Got “Spider Crickets”? Drive Them Out Without Pesticides
After moving to Georgia over five years ago, one thing I had to acclimate myself to was a new host of creepy crawlers. Coming from Ohio, I was familiar with many of these new bugs, but in the American South there are a few different types that commonly pop up inside homes.
Of all of them, spider crickets really stand out. Though spider crickets (also known as cave crickets or camel crickets) share the cricket name, they’re very different than the little chirpers you hear or see bouncing around in the yard. Truthfully, my first thought after seeing my first spider cricket was, “What kind of freaky mutant spider thing is that?!” And then, it jumped, and my thought crystallized. It was obviously the mutant offspring of one very adventurous cricket and one freaky spider.
Despite their… unloveability, spider crickets really are harmless. But like another other critter, most of us would prefer they make their home somewhere else.
Getting rid of this unwanted houseguest can be done in a variety of ways. Often people will use a professional service which usually consists of spraying throughout and around the home. A growing portion of people, though, are trying other methods to remove unwanted bugs from the home.
I grew up in a family that tossed hedge apples under the beds every fall, so I’m always mindful of either an old fashioned or at least, non-chemical way to solve common problems. Getting rid of spider crickets is no exception.
Like nearly all other insects, the spider cricket absorbs moisture through its skin. So in order for it to survive, it needs warm, moist air. And if you live in the south, this is where your basement or crawlspace can become Hotel de Spricket (spider + cricket = spricket).
In my case, the crawlspace was most certainly the culprit, and one look with my roommate was more than enough to see that the Hotel was full!
There are a variety of crawlspace dehumidifiers available on the market, and several would be able to solve my problem. I chose the Aprilaire 1710A dehumidifier, for several reasons. First, the water removal capacity was in line with what I was looking for.
Most room dehumidifiers top out around 70 pints per day, but due to the nature of this space, the humidity level is extremely high during the spring and summer months. The 1710A will remove 90 pints per day, but as with other dehumidifiers, if conditions are more extreme, it can exceed that.
Secondly, each Aprilaire dehumidifier is constructed of steel and come with five year warranty. This was important to me since I wanted something that was going to last. Lastly, the facts that the core is insulated and there is a MERV 8 air filter were both features I really liked.
It rarely freezes where I live, but the insulation helps buffer the units from the temperature swings of transitional months. The air filter was a must with the location where I was going to use the Aprilaire. Crawlspaces are not clean, and the cheap plastic mesh “filters” used by a lot of dehumidifiers are not enough to keep dirt, dust and other debris from collecting in internal components.
Setup was really simple. Overall, the most difficult thing was probably getting the unit into the crawlspace. The casters helped some, but not as much as if it was on a finished surface. More importantly though, the casters keep the dehumidifier elevated off of the ground and away from moisture.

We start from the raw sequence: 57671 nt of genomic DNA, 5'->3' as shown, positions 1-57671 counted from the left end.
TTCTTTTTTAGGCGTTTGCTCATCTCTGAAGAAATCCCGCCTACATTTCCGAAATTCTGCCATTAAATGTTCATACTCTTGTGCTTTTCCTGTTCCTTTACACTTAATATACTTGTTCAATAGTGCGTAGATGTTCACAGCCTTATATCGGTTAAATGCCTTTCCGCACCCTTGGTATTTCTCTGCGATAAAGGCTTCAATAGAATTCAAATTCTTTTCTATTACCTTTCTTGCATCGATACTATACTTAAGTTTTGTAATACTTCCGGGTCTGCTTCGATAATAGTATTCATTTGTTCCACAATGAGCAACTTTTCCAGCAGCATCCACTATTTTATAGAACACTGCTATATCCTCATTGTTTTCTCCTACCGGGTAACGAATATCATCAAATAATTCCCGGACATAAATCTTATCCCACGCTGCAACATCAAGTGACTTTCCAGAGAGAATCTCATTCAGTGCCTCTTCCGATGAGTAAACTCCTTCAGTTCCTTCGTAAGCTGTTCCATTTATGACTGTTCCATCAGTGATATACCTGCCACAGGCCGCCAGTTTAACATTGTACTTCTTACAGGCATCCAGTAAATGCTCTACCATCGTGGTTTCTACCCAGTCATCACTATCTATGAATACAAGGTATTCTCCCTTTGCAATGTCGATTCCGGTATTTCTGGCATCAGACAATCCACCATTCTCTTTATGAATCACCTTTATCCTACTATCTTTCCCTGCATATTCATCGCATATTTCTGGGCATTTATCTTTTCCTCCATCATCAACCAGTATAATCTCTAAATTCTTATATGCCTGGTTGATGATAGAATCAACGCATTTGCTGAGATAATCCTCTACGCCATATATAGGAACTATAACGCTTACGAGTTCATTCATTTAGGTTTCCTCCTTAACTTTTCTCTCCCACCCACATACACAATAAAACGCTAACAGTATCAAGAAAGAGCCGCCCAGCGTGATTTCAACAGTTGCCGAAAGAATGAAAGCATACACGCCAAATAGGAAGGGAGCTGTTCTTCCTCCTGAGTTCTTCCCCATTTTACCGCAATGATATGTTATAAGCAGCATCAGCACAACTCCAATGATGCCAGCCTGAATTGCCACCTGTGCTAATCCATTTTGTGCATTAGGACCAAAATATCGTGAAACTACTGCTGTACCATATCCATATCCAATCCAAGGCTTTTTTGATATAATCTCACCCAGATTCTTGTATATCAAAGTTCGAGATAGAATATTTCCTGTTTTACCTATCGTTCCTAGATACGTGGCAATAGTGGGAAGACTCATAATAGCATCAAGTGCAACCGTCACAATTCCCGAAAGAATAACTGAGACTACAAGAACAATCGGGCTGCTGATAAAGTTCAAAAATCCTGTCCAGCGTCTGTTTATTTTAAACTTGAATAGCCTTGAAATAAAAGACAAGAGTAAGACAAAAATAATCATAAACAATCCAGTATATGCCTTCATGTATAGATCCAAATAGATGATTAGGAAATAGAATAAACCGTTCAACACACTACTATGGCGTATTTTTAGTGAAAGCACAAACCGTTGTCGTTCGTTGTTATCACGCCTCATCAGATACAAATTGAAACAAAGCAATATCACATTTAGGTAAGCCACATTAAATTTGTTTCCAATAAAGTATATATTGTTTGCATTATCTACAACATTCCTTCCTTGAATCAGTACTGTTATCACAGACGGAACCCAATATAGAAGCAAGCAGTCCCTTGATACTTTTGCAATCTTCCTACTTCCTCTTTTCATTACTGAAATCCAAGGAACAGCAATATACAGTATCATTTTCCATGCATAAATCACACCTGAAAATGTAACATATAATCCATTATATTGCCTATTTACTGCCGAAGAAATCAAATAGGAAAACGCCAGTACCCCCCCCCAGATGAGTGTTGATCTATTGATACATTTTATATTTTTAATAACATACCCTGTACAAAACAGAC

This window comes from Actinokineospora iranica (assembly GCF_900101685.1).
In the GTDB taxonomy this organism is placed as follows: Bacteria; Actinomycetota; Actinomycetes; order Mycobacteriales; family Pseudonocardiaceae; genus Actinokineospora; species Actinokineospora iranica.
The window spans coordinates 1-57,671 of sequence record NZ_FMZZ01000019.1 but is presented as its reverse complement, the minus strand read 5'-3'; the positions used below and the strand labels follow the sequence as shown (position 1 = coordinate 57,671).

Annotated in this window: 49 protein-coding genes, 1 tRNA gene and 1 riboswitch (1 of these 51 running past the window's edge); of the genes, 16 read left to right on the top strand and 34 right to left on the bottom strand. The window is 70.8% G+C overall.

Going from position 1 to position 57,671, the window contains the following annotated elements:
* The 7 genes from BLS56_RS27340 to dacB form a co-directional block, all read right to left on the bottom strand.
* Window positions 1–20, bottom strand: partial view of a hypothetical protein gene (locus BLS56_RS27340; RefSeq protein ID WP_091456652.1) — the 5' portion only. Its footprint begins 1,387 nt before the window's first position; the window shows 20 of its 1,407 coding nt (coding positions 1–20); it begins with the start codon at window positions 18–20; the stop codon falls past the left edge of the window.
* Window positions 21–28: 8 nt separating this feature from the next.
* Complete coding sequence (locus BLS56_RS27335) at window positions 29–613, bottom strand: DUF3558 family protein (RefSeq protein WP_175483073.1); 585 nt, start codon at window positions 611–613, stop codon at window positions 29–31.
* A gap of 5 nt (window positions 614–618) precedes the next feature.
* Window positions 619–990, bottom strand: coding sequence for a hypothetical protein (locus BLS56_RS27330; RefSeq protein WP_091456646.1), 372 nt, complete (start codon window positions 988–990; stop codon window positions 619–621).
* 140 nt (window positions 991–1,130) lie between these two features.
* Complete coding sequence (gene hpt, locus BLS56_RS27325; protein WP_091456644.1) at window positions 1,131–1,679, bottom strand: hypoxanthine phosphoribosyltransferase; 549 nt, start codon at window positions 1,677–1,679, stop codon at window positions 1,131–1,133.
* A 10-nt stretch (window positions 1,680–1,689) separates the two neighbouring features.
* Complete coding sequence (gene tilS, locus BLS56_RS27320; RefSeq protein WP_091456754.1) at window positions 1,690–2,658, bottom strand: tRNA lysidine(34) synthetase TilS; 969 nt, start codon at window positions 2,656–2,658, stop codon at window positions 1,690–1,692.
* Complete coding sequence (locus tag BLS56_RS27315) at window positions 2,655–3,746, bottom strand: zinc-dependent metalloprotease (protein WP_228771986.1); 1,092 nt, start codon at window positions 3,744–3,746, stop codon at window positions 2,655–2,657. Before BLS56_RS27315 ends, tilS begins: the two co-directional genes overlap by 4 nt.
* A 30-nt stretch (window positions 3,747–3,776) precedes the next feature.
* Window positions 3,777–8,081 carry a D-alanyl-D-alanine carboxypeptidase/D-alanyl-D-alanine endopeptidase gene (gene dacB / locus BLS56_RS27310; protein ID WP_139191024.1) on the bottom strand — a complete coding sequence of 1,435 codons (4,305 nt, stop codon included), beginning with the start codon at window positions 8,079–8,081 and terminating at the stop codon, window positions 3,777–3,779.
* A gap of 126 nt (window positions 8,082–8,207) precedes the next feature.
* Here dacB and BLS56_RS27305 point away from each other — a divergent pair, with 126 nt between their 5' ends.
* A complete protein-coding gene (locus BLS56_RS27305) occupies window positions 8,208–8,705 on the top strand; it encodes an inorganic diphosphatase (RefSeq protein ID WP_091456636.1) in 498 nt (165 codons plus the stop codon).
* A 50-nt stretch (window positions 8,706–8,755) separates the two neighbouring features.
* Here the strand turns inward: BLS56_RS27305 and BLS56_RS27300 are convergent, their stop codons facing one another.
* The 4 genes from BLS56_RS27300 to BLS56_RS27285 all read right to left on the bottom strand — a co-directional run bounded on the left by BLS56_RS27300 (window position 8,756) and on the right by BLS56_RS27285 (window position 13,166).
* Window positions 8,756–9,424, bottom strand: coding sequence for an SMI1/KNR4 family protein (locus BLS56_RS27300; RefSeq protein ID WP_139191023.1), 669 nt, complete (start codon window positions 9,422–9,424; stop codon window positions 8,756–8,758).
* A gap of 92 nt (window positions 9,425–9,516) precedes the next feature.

The 1710 lacks any sort of condensate pump or reservoir, but what it does have is a P-trap and a little over 5’ of clear hose. This wasn’t enough for me, so I went to the local Home Depot and purchased a 12’ length of hose. Once I installed the P-trap and hose, I ran the hose down towards the doorway of the crawlspace.
There, I knocked out a hole, through the wood door, with a standard 1” wood bit and cordless drill. I then ran the hose through the opening and to black drain line that attaches to the bottom of the one of the downspouts.
I fed the condensate line into this drain line because the two primary downspouts of the house feed into French drains. And because the house is built on a slight grade, the P-trap and basic gravity allow the water to run down and into the small hole I punched in the black drain pipe.
If this solution won’t work for you because there is no floor drain or other drain nearby, you can pick up a condensate pump for $60-$100 from your local hardware of big box home improvement store. You then run the supplied hose from the 1710A into the condensate pump and the pump can than push the water upgrade or to a nearby drain that would normally be inaccessible.
Once all of this was in place I simply set the dial and let it run. After about an hour I checked the unit and there was condensate in the line, with a small trickle emptying into the drain. To get a true reading of the humidity levels, you will need a separate humidity gauge. A week later I checked the reading and came up with just under 40%.
With the spider crickets, my goal is 35% relative humidity, so after another week, I’ll check again. Aside from reducing or eliminating the spider crickets in that space, the low humidity level is stopping the growth of mold on the floor joists. With my favorite mold cleaner, Vital Oxide, a bristle brush, and a face mask, I have already started removing some of the mold.
Going from initial results I’m pleased with the reduction in the rh in that space. With time, this continued drying should drive away the spider crickets and dramatically slow mold growth. I wish I could say I’m sad to the see the spider crickets go, but like anything that so rudely greets me in the bathroom each morning, I’m not.